The second pillar of Putinism, in line with certain Slavophil thinkers such as Nikolay Danilevsky (1822-1885), the author of the classic Russia and Europe, became concrete in his defence of a "Russian path" that was both cultural and political. In March 2014, the Kremlin annexed the Crimean Peninsula - as a reaction to the revolution in the Ukraine, which the official Russian media interpreted as a Fascist "putsch". At the time of the major speech celebrating the event on 18 March 2014, Vladimir Putin asserted that: "We have every reason to assume that the infamous policy of the containment of Russia, which was pursued in the 18th, 19th and 20th centuries, continues today. They are constantly trying to sweep us into a corner because we have an independent position, because we maintain it and because we call a spade a spade and do not engage in hypocrisy. But there are limits." This is clearly an expression of a revanchist programme.
Finally, the Eurasian Economic Union came into force. Reverting to the concept of Eurasia, theorized by an intellectual trend in the 1920s and very much in fashion in the 1990s, this project foresees the constitution of a single market of 180 million people. It unites Russia, Kazakhstan, Byelorussia, Armenia and Kirgizstan and expects other states from Central Asia to join. This launched the concept of a community of continental states to rival Europe, which was considered stillborn, and dominating Atlanticism. And, Putin therefore quoted Lev Gumilyov a Eurasist of the 20th century.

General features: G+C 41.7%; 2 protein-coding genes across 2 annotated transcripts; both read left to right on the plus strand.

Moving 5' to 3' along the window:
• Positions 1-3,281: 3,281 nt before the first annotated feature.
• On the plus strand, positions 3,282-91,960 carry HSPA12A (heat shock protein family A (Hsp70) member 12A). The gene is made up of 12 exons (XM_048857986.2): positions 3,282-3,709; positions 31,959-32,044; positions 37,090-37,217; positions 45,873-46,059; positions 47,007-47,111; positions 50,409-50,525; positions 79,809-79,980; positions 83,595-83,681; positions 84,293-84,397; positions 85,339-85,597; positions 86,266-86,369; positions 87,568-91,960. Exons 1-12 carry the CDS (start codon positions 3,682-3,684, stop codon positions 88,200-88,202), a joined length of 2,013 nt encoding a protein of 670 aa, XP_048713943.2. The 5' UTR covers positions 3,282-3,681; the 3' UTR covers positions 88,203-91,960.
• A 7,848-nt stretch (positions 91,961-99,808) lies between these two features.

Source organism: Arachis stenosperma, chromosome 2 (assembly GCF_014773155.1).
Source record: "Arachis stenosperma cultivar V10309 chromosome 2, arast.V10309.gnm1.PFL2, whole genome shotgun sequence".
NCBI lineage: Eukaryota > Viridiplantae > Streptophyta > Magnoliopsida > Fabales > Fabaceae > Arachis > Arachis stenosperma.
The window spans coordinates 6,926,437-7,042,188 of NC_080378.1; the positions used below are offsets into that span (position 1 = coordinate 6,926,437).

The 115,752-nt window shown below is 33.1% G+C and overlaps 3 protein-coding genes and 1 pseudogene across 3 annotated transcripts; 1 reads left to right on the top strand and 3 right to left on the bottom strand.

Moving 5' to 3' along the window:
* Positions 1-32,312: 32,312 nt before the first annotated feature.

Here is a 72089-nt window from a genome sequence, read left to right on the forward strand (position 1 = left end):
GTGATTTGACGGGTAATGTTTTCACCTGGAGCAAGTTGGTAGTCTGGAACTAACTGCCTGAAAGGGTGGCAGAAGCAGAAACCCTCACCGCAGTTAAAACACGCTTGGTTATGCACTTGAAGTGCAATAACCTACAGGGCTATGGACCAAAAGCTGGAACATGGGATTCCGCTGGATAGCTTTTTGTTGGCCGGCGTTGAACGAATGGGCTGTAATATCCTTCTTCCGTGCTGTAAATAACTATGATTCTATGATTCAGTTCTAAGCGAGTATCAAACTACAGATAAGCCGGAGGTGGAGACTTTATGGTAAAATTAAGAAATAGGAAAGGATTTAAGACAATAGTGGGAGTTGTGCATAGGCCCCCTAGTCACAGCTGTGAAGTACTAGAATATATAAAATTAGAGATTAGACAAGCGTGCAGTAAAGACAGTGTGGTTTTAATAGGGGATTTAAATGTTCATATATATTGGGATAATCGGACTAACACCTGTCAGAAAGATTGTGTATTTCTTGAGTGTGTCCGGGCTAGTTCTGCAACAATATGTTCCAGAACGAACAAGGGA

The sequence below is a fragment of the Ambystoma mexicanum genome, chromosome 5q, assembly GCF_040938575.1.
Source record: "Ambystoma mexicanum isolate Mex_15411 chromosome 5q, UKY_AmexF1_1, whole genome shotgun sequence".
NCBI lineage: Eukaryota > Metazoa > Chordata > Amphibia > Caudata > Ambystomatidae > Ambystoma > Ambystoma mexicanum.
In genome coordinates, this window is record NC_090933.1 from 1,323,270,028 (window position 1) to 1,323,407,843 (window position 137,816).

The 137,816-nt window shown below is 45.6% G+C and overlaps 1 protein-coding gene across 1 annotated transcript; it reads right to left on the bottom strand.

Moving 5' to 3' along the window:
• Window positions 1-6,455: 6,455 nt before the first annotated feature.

Conservatism against the moral degeneration of the west, the defence of a "Russian path" in the face of hostile manoeuvres from abroad, the affirmation of a Eurasian power as a counterbalance to the Atlanticist sphere - all of these vectors for the new ideology of the Kremlin were forcefully affirmed by the highest state instances. They were taught to high-level government officials and were the subject of symposia and television programmes. In 2015, at a time when the Russian economy was suffering, these ideological fragments were intended to create adhesion. It is quite obvious that these loans from a certain kind of Russian philosophy - its most anti-Western, warmongering and pseudo-scientific element - has, above all, a pragmatic effect and that Putin is in no way a philosopher-president. Nevertheless, the proof of the effectiveness of this ideological patchwork can be seen in its influence that has become global. In France, politicians and intellectuals show themselves pro or contra. A sector of public opinion - anti-American and anti-system or conservative - recognizes the strong man who does not mince his words in the Russian politician.
A new stage has been reached with the intervention in Syria that was preceded by a speech at the United Nations that was more radical than ever in its anti-Western sentiments. How far will Putinism take us? That has become a question that no longer only concerns the Russian people.
This article was translated by Robert Scott McInnes.